Spending Bills Would Permit Medicaid Reimbursements
Senate panel’s bill seeks to extend rural-schools program for one year.
A provision protecting school Medicaid reimbursements was approved as part of a supplemental-spending bill by the House of Representatives last week.
Under the bill, the federal government would have to continue reimbursing schools for administrative and most student-transportation costs covered by Medicaid until at least next spring, despite a Bush administration directive that sought to halt the practice.
The Medicaid provision and some other domestic programs had been part of a broader package financing the wars in Iraq and Afghanistan. But partisan battles led to the war funding being stripped out. That funding will likely be restored.
Meanwhile, the Senate Appropriations Committee passed its own supplemental-spending measure for fiscal 2008 that includes the Medicaid language.
The Senate panel’s bill also would provide a one-year extension of the Secure Rural Schools and Community Self-Determination Act of 2000, a program that gives federal aid to make up for diminished timber revenues in counties that are home to national forests.
The Senate committee’s bill, which was approved on a voice vote, would extend the program at a cost of about $400 million. The House bill, which passed the full chamber May 15, doesn’t contain the rural schools language.
“We were incredibly disappointed that it wasn’t included” in the House bill, said Mary L. Kusler, the assistant director of governmental relations for the American Association of School Administrators, in Arlington, Va. “Thousands of communities across the country are contemplating extreme layoffs in the coming weeks.”
But supporters of the rural schools program say they are worried the funding extension wouldn’t survive a presidential veto threat. The White House Office of Management and Budget released a statement May 15 saying President Bush would reject the House bill, in part because lawmakers lawmakers sought to includes “billions of dollars” on a war-funding bill.
An aide to Rep. Peter A. DeFazio, D-Ore., who is championing the renewal of the rural schools program, said in an e-mail that the program’s supporters were pursuing other options to pass the extension.
The supplemental bills would also expand veterans’ education benefits by about $51.6 billion over 10 years.
The Medicaid provisions also rankled the administration. In December, the Centers for Medicare and Medicaid Services, an arm of the Department of Health and Human Services, issued a final rule that sought to eliminate the reimbursements that school districts receive for certain administrative and transportation expenses from the Medicaid program. Districts receive such payments to cover the cost of transporting some students in special education, for instance. ("U.S. to Trim School Medicaid Payments After Freeze," Jan. 9, 2008.)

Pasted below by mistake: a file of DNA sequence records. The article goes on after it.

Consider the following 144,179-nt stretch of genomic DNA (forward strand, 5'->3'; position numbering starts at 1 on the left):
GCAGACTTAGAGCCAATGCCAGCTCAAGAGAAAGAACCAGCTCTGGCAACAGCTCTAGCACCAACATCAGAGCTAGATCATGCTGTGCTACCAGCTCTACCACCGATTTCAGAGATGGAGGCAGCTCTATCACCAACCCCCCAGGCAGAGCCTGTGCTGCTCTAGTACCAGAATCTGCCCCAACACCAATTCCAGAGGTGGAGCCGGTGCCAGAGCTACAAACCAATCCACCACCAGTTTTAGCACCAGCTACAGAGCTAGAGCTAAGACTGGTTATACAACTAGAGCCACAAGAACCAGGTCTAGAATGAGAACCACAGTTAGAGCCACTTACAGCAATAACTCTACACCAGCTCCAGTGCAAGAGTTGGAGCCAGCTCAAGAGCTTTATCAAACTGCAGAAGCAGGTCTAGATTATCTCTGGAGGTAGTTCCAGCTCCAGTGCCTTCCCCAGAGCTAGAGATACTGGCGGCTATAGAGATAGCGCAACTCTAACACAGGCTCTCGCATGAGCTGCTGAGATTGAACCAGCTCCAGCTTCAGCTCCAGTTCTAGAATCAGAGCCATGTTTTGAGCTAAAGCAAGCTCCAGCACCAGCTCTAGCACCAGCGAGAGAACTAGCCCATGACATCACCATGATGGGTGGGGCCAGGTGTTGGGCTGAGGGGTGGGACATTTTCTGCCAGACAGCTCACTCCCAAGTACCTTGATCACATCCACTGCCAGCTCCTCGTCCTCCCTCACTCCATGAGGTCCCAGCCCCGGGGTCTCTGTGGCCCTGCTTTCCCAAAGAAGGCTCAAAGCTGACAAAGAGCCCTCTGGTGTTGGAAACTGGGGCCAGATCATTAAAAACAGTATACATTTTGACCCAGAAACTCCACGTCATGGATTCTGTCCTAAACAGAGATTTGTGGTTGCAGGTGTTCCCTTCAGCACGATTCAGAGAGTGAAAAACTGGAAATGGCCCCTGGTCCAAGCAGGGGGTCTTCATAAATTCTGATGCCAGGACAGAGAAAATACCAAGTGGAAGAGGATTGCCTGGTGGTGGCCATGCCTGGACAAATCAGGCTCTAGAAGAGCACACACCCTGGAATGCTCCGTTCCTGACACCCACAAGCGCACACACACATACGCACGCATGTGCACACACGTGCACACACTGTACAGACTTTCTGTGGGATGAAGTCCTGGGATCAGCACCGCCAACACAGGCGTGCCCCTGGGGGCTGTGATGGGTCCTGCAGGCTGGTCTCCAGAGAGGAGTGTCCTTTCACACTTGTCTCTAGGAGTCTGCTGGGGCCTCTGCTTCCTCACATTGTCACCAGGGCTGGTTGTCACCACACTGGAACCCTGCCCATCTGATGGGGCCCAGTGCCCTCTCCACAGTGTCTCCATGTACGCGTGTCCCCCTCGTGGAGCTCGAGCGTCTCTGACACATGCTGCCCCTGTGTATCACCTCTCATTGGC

Also in December, Congress approved legislation that keeps any school-related changes to Medicaid from taking effect until July 1. The spending bills would extend the moratorium until April 1.
By that point, lawmakers who support the moratorium hope they can negotiate potential changes with the next administration—or just leave the reimbursement program in place, lobbyists said.
It was an open question whether the Medicaid language could prompt a White House veto. The OMB statement singled out the Medicaid provision, saying that it would “block the [administration] from implementing important regulations protecting the fiscal integrity of the Medicaid program.”
Without the extension, districts will lose millions of dollars, and many will have to lay off employees such as school nurses, according to Greg Morris, the executive director of LEAnet, a Sacramento, Calif.-based organization representing some 680 school districts.
“Most people don’t see school districts as being in the health business or the health-services business, but they are,” Mr. Morris said.
Congress has been particularly sluggish this year in crafting the spending bill for the departments of Labor, Health and Human Services, and Education for fiscal 2009, which begins Oct. 1.
Secretary of Education Margaret Spellings has yet to testify on the president’s budget proposal before the Senate Appropriations subcommittee that oversees education spending, an event that typically happens in early spring.
Democratic leaders are moving slowly on education appropriations in large part to avoid another spending showdown with President Bush, who last year vetoed a bill that would have hiked the Education Department’s budget by 5.6 percent. He later agreed to a smaller increase.
In February of this year, after President Bush released a budget that proposed level funding of $59.2 billion for the Education Department, Democratic leaders in both chambers signaled that Congress would pass legislation extending funding for most programs at fiscal 2008 levels until a new president who might be more disposed to supporting their priorities takes office. ("Democrats Aim to Resist Bush Budget," Feb. 13, 2008.)
“The key is that nobody believes that he’s going to sign anything, and therefore the appropriators are hesitant to go through the whole process,” said Bill Cunningham, a lobbyist for the 1.4 million-member American Federation of Teachers.
Vol. 27, Issue 38, Pages 20-21